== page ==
Radioactive contaminants, which can be naturally-occurring or be the result of oil and gas production and mining activities.
----In order to ensure that tap water is safe to drink, EPA prescribes regulations which limit the amount of certain contaminants in water provided by public water systems. Food and Drug Administration regulations establish limits for contaminants in bottled water which must provide the same protection for public health.
Lead In Drinking Water
If present, elevated levels of lead can cause serious health problems, especially for pregnant women and young children.  Lead in drinking water is primarily from materials and components associated with service lines and home plumbing.  Perrydale Domestic Water Association is responsible for providing high quality drinking water, but cannot control the variety of materials used in plumbing components.  When your water has been sitting for several hours, you can minimize the potential for lead exposure by flushing your tap for 30 seconds to 2 minutes before using water for drinking or cooking.  If you are concerned about lead in your water, you may wish to have your water tested.  Information on lead in drinking water, testing methods, and steps you can take to minimize exposure are available from the Safe Drinking Water Hotline or at  Twenty sites were tested in 2017, and two had elevated lead or copper results. All twenty sites will be tested in 2018. Additional samples from the water distribution system have been taken again and show no lead or copper issues. More tests will be taken during 2018 and beyond to assure lead levels are within EPA parameters. 

Abbreviations, Definitions and Notes:
Maximum Contaminant Level Goal (MCLG):  The MCLG is the level of contaminant in drinking water below which there is no known or expected risk to health.  MCLG’s allow for a margin of safety.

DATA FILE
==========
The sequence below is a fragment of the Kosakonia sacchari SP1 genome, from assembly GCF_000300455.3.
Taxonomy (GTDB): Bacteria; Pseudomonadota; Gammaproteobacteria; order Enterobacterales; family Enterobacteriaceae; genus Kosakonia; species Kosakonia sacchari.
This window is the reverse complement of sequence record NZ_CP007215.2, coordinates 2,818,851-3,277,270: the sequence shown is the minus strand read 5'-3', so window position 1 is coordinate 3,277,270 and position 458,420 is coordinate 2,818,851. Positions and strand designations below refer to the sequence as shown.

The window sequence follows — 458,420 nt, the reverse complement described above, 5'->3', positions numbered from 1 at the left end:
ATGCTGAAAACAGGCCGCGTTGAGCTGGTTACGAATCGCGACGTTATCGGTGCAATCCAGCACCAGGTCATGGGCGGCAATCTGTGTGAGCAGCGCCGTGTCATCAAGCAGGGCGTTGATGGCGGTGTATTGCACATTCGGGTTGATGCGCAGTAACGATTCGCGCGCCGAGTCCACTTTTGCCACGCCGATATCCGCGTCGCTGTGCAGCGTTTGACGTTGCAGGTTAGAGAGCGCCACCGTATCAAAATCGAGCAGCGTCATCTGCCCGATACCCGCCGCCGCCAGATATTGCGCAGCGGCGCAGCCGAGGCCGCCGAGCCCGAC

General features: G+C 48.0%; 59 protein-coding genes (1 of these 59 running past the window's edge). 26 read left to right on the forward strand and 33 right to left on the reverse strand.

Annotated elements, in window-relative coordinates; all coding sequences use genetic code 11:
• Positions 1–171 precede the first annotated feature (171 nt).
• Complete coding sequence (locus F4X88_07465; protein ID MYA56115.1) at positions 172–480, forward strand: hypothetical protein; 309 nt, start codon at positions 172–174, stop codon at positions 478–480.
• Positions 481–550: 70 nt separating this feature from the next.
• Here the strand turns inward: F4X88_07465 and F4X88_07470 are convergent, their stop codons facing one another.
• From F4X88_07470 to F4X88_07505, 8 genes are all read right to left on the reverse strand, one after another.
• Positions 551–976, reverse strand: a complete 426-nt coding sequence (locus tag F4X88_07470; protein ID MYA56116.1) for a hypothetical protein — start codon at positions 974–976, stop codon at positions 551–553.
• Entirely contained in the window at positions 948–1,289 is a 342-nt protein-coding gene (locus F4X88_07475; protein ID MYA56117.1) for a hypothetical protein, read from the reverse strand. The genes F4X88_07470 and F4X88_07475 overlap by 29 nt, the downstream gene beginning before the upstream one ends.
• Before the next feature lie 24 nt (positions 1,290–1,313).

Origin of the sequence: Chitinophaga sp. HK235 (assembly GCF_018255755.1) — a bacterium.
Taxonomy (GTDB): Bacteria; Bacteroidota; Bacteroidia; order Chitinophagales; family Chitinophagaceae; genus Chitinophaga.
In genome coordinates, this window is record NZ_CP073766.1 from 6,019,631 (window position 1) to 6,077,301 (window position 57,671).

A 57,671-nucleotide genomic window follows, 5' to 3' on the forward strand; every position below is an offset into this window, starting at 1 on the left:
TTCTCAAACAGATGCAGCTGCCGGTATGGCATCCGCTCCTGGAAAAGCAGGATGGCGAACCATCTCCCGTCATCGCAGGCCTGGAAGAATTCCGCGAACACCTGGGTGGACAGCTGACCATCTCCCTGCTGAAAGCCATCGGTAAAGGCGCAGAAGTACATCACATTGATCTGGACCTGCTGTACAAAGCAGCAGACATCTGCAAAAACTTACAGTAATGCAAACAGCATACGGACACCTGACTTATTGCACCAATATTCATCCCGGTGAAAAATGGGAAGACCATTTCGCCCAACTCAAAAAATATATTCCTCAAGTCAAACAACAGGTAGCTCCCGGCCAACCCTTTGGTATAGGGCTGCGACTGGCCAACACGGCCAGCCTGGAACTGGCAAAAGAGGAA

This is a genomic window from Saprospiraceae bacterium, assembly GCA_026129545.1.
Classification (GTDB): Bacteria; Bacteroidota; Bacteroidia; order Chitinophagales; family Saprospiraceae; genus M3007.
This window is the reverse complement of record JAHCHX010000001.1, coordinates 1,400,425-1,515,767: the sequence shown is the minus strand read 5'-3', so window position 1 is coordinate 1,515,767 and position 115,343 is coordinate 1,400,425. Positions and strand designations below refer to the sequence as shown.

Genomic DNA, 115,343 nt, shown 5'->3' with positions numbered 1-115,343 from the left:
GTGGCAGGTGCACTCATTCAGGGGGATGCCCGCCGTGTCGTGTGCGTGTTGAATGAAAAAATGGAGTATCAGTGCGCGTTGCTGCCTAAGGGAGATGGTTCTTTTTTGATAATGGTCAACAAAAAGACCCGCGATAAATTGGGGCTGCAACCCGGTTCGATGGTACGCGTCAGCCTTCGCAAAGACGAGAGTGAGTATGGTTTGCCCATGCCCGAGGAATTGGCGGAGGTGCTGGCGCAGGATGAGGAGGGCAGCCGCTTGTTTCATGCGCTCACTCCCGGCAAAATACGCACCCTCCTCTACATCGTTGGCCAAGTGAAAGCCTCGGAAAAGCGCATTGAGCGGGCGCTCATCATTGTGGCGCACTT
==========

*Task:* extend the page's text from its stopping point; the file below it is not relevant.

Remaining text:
Maximum Contaminant Level (MCL):  The MCL is the highest level of a contaminant that is allowed in drinking water.  MCL’s are set as close to the MCLG’s as feasible using the best treatment technology.
Parts Per Million (PPM)/Milligrams Per Liter (MG/L):  One part per million is comparable to 1 penny in $10,000.00 or one minute in 2 years. The concentration of a contaminate which, if exceeded, triggers treatment or other requirements which a water system must follow.  
A. Radioactive contaminants are analyzed every 4 years.
B. Inorganic’s, Synthetic Organic’s and Volatile Organic’s are analyzed once per 4 year compliance period.
C. Lead and Copper contaminants are analyzed every 3 years.
For information on emergency water storage contact our office or check the Internet at
National Water Standard
In order to ensure that tap water is safe to drink the Environmental Protection Agency (EPA) prescribes regulations which limit the amount of certain contaminants in water provided by public water Systems.  Food and Drug Administration (FDA) regulations establish limits for contaminants in bottled water which must provide the same protection for public health.
Drinking water, including bottled water, may reasonably be expected to contain at least small amounts of some contaminants.  The presence of contaminants does not necessarily indicate that water poses a health risk.  More information about contaminants and potential health effects can be obtained by calling the EPA’s Safe Drinking Water Hotline 800-426-4791.
 Need Additional Information?
Special information available:      
Some people may be more vulnerable to contaminants in drinking water than the general population.  Immune compromised persons such as persons who have undergone organ transplants, people with HIV/AIDS or other immune system disorders, some elderly, and infants can be particularly at risk from infections.  These people should seek advice about drinking water from their health care providers.  EPA/Center for Disease Control guidelines on appropriate means to lessen the risk of infection by Cryptosporidium and other microbial contaminants is available from the Safe Drinking Water Hotline, 800-426-4791.   
Non- Health Related Water Issues:
For questions on issues such as water pressure, water leaks, taste or odor, please call our office at 503-835-7221.  The Association’s Annual meeting is held the second Thursday of September.
**If you want a printed copy of this information, please call the office.
Lead Free Plumbing Products 
2018 Consumer Confidence Report